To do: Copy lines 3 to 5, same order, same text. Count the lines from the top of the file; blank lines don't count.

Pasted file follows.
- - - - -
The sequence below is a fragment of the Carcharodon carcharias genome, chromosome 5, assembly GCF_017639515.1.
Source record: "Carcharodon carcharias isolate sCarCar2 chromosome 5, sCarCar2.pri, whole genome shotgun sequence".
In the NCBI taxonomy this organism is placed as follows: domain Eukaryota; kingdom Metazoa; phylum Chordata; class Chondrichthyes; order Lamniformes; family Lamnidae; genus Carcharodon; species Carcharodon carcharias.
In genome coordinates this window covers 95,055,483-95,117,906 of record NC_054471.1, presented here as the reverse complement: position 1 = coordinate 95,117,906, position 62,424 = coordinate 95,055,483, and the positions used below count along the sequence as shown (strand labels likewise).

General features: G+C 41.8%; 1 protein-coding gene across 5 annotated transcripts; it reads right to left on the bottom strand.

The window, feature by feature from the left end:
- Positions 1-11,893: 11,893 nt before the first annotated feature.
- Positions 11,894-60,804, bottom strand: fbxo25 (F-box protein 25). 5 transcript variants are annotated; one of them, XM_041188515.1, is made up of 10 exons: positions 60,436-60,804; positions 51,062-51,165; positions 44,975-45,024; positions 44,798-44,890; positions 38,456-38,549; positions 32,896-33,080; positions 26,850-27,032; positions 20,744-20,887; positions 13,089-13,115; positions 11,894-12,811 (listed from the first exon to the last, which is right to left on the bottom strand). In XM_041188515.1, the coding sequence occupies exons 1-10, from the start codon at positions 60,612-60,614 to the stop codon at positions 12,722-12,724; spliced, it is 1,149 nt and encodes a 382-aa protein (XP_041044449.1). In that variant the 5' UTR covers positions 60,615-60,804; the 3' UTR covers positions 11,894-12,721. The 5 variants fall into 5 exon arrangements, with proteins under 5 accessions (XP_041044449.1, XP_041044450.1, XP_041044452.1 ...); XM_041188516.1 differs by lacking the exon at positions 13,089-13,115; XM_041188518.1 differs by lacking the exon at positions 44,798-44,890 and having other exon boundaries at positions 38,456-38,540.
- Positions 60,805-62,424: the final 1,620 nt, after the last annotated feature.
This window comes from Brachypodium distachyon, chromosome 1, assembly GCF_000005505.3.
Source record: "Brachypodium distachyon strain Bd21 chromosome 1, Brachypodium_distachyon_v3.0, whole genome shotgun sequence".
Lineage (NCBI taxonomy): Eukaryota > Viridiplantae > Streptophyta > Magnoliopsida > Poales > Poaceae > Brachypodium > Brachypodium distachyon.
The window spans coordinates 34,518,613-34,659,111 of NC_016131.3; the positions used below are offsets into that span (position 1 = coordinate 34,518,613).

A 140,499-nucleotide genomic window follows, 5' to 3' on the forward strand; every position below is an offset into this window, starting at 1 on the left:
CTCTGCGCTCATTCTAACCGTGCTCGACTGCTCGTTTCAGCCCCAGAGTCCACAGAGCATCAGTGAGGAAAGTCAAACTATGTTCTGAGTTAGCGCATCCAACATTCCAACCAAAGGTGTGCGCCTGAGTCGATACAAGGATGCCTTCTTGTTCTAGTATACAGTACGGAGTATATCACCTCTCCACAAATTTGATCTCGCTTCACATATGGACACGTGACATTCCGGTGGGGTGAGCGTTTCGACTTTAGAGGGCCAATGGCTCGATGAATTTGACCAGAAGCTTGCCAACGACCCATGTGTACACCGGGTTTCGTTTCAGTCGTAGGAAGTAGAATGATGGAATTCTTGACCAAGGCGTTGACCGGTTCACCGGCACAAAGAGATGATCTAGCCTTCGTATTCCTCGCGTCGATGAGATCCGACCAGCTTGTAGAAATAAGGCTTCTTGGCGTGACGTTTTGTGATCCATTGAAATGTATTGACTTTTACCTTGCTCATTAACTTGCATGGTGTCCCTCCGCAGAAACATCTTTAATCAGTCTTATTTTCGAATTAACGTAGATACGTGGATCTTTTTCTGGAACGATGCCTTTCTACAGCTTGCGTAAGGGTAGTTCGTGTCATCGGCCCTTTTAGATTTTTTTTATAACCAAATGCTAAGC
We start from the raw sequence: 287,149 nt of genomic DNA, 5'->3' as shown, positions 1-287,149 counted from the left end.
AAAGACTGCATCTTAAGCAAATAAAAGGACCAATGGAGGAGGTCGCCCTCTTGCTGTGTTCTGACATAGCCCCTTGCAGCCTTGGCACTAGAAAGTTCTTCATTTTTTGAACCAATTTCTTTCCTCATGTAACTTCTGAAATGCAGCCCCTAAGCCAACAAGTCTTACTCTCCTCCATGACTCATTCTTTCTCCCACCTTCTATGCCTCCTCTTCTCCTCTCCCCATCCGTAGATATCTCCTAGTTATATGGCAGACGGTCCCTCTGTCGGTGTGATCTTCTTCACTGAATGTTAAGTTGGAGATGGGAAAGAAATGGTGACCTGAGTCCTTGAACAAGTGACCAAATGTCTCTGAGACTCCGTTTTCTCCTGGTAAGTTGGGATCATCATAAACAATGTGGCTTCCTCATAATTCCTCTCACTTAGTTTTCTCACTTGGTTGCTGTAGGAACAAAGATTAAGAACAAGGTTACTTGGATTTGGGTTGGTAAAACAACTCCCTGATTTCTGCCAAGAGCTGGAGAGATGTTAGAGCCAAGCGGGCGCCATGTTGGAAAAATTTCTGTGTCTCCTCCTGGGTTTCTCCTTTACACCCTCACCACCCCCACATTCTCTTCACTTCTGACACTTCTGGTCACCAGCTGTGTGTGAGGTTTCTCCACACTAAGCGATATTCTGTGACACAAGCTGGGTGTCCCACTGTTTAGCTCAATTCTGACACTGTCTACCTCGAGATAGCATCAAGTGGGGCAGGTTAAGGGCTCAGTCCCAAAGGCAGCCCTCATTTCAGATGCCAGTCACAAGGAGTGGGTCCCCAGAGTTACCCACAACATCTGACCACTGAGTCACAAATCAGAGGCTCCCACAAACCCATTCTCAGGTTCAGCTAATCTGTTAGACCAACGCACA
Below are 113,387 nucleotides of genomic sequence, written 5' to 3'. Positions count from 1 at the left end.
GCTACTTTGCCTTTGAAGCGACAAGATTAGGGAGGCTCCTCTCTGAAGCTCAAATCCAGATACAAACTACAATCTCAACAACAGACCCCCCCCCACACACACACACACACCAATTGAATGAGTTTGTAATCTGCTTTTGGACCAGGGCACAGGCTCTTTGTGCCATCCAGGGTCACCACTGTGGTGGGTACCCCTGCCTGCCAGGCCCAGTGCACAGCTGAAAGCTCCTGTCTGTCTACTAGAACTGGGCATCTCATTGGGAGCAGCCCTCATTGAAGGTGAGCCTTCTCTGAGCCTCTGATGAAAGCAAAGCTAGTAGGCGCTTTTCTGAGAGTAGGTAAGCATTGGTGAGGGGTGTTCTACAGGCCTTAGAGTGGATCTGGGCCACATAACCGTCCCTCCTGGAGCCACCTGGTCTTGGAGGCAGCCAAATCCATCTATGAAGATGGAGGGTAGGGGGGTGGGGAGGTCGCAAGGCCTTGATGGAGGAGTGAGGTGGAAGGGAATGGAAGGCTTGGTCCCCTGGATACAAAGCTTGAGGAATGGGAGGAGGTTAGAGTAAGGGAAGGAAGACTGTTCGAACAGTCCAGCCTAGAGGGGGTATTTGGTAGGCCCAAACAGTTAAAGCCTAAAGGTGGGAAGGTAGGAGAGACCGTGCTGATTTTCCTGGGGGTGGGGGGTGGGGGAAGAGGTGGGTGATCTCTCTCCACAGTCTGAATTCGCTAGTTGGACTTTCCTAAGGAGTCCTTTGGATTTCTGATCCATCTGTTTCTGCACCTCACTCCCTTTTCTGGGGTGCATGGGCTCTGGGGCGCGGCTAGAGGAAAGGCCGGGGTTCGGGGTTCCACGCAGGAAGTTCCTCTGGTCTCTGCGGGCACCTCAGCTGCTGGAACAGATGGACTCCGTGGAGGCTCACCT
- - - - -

In the NCBI taxonomy this organism is placed as follows: domain Eukaryota; kingdom Metazoa; phylum Chordata; class Chondrichthyes; order Lamniformes; family Lamnidae; genus Carcharodon; species Carcharodon carcharias.
In genome coordinates this window covers 95,055,483-95,117,906 of record NC_054471.1, presented here as the reverse complement: position 1 = coordinate 95,117,906, position 62,424 = coordinate 95,055,483, and the positions used below count along the sequence as shown (strand labels likewise).

General features: G+C 41.8%; 1 protein-coding gene across 5 annotated transcripts; it reads right to left on the bottom strand.